Gates Analysis Offers Clues to Identification of Teacher Effectiveness
“Value added” gauges based on growth in student test scores and students’ perceptions of their teachers both hold promise as components of a system for identifying and promoting teacher effectiveness, according to preliminary findings from the first year of a major study.
The analysis, released last month by the Bill & Melinda Gates Foundation, shows that teachers’ value-added histories were among the strongest predictors of how they would perform in other classrooms or school years—as were students’ perceptions of their teachers’ ability to maintain order and provide challenging lessons.
The findings are part of the Seattle-based foundation’s $45 million Measure of Effective Teaching study, which seeks to identify accurate measures of superior teaching. ("Multi-City Study Eyes Best Gauges of Good Teaching," Sept. 2, 2009.)
While underscoring the preliminary nature of the findings, Gates officials said they were heartened to see that several measures being studied do appear predictive of good teaching.
“I was hugely excited and encouraged” by the findings, said Vicki Phillips, the foundation’s director of education programs. “It has implications for what people can be doing right now. It begins to answer questions teachers have had. And I think it shows that valid teacher feedback doesn’t need to be limited to test scores alone.”
Among its education philanthropy, the Gates Foundation provides grant support to Editorial Projects in Education, the publisher of Education Week.
The preliminary findings are based on data from five of the six districts participating in the study. They are New York City; Charlotte-Mecklenburg, N.C.; Hillsborough County, Fla; Dallas; and Denver.
A team of researchers directed by Thomas J. Kane, the foundation’s deputy director of education research and data, analyzed student scores on state tests given in grades 4-8 in the 2009-10 school year, using value-added modeling.
Such modeling purports to control for a student’s past performance and other factors so that learning gains can be attributed to specific teachers.
The researchers also analyzed student-perception data gathered from 2,519 classrooms, grades 4-8. Students rated teachers on a 1-to-5 scale on such aspects as whether teachers made the point of their lessons clear, were considerate of students, and explained material in several different ways.
The analysts found that, in every grade and subject studied, teachers’ value-added histories were strongly predictive of their performance in other classrooms. While such estimates exhibit a degree of volatility in the estimates from year to year, that volatility “is not so large as to undercut the usefulness of value-added as an indicator of future performance,” the study says.
Similarly, the researchers found that student perceptions of a given teacher were generally consistent across his or her classes, and that students gave high ratings to teachers whose classes consistently made learning gains.
In particular, student perceptions of teachers’ ability to manage a classroom and provide challenging academic content were strongly linked to those teachers’ ability to raise scores.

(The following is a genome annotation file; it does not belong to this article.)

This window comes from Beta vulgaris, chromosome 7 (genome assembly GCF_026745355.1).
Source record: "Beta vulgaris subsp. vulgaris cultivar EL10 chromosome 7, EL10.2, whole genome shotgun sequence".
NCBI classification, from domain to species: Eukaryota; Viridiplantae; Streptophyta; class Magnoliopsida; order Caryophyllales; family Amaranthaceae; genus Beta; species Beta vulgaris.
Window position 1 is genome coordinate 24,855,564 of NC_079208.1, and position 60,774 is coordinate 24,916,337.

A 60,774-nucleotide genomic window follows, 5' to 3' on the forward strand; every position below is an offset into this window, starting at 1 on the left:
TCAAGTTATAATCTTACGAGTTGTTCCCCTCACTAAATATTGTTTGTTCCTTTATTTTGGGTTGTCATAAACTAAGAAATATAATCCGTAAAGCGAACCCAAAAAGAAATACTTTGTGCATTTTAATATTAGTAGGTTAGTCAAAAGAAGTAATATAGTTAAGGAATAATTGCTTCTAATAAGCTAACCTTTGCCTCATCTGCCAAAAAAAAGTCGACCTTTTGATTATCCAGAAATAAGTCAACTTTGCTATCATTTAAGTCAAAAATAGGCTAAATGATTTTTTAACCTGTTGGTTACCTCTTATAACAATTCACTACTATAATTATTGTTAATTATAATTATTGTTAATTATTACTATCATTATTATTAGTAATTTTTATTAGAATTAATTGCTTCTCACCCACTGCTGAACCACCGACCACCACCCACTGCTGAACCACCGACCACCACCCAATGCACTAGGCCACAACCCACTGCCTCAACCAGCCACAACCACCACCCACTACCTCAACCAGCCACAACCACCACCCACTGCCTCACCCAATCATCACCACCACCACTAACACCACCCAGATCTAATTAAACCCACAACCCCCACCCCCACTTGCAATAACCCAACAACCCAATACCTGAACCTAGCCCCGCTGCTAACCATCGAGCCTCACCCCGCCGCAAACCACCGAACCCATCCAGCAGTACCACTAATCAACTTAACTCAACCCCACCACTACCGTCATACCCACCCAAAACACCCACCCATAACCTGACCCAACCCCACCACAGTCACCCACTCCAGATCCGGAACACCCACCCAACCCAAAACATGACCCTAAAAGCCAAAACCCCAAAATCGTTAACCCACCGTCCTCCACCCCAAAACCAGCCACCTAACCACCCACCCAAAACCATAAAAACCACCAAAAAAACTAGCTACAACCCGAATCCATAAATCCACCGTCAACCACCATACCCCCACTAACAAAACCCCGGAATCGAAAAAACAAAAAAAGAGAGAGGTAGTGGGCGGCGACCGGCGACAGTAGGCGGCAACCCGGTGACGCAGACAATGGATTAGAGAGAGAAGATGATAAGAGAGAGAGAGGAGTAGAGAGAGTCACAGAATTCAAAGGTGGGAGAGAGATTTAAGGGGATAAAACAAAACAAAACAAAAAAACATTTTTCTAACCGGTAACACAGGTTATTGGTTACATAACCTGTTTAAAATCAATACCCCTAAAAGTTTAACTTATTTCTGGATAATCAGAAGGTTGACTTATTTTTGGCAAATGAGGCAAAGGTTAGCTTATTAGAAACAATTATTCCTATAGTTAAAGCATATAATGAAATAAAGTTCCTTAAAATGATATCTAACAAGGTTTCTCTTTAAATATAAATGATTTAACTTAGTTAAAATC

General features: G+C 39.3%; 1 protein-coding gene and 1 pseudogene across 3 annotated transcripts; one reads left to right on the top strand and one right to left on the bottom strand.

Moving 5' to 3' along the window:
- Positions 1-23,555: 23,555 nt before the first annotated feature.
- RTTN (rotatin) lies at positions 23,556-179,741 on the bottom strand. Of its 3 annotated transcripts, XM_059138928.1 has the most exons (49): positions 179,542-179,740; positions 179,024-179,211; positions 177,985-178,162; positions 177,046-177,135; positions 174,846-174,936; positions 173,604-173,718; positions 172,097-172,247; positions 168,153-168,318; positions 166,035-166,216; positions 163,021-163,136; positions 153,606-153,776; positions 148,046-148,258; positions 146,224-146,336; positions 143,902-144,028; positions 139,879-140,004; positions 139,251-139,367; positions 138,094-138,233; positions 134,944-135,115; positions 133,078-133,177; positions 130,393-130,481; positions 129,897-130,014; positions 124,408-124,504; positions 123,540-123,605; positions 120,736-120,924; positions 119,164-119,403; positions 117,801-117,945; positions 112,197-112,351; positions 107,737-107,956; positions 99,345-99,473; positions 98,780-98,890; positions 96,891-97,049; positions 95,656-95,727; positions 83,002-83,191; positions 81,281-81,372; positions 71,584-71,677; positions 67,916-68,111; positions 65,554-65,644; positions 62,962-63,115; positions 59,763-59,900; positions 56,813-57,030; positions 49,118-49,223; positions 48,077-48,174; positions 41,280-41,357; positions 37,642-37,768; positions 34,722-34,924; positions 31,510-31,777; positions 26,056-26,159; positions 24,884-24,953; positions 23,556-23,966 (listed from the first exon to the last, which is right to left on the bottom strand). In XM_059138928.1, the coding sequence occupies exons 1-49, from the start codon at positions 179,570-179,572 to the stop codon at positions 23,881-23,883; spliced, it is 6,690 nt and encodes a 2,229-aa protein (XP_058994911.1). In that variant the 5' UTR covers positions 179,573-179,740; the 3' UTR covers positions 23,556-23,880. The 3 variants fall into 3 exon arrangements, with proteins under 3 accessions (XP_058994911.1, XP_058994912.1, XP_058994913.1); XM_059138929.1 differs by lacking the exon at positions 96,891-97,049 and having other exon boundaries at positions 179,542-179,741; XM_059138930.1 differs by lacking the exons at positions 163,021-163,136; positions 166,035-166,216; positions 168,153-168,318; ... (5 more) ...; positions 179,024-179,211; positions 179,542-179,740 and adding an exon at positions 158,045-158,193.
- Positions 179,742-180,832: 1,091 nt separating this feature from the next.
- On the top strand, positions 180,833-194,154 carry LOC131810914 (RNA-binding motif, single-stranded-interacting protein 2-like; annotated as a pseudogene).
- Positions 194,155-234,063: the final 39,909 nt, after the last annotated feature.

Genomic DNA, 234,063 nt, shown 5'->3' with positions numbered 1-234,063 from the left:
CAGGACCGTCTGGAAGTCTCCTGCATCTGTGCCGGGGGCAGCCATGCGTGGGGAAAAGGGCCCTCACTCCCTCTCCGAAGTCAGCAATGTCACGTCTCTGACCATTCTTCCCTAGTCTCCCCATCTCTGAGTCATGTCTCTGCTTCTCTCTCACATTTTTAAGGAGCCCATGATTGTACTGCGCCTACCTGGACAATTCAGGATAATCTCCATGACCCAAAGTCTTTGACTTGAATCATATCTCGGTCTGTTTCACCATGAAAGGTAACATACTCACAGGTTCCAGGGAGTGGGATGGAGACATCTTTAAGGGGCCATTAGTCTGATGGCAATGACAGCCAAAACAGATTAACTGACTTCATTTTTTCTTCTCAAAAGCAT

One of the study’s findings appears to complicate the conventional wisdom that teachers can boost scores by “teaching to the test.”
The analysis found that the value-added estimates of teacher effectiveness held up even when students were given supplemental tests with harder tasks less subject to test preparation than those on the state tests, including conceptual questions and open-ended writing tasks.
Meanwhile, student reports of classes spent heavily on test preparation were generally weaker predictors of teachers’ ability to raise scores than other factors, though the study did find a positive relationship between test preparation and teacher value-added estimates.
The value-added findings, in particular, come in the midst of a divisive debate in the K-12 field about whether such methods should count in a teacher’s evaluation.
The Gates Foundation’s findings on student perceptions, in the meantime, raise new questions for states and districts. Spurred by federal grant programs, some states have moved toward including teacher observations and even value-added methods in evaluations. Far fewer, however, are considering student-perception data.
So far, the study also appears to support the notion, advocated by teachers’ unions and others, that evaluations should be based on multiple measures. The analysis concludes that combining both sources of information—value-added and student feedback—yielded a more finely grained estimate of teacher effectiveness than using the student-perception information alone.
One key area not yet studied is the accuracy of teacher-observation ratings on a variety of teaching frameworks. The foundation’s research partners are still collecting and scoring videotaped observations of some 13,000 lessons in 2009-10 as part of that effort.
Other measures under study include teachers’ pedagogical content knowledge and their perceptions of their working conditions.
Gates officials plan to release a second report next spring. It will begin to examine the results of an experiment, already under way, to gauge student performance when students are randomly assigned to teachers identified as being more or less effective. Final results will be released in the winter of 2011-12.
“Things we’ve intuitively known, or thought about, or wished for about teacher effectiveness—there’s now some empirical evidence that they are valid,” Ms. Phillips said.
Vol. 30, Issue 15, Page 11
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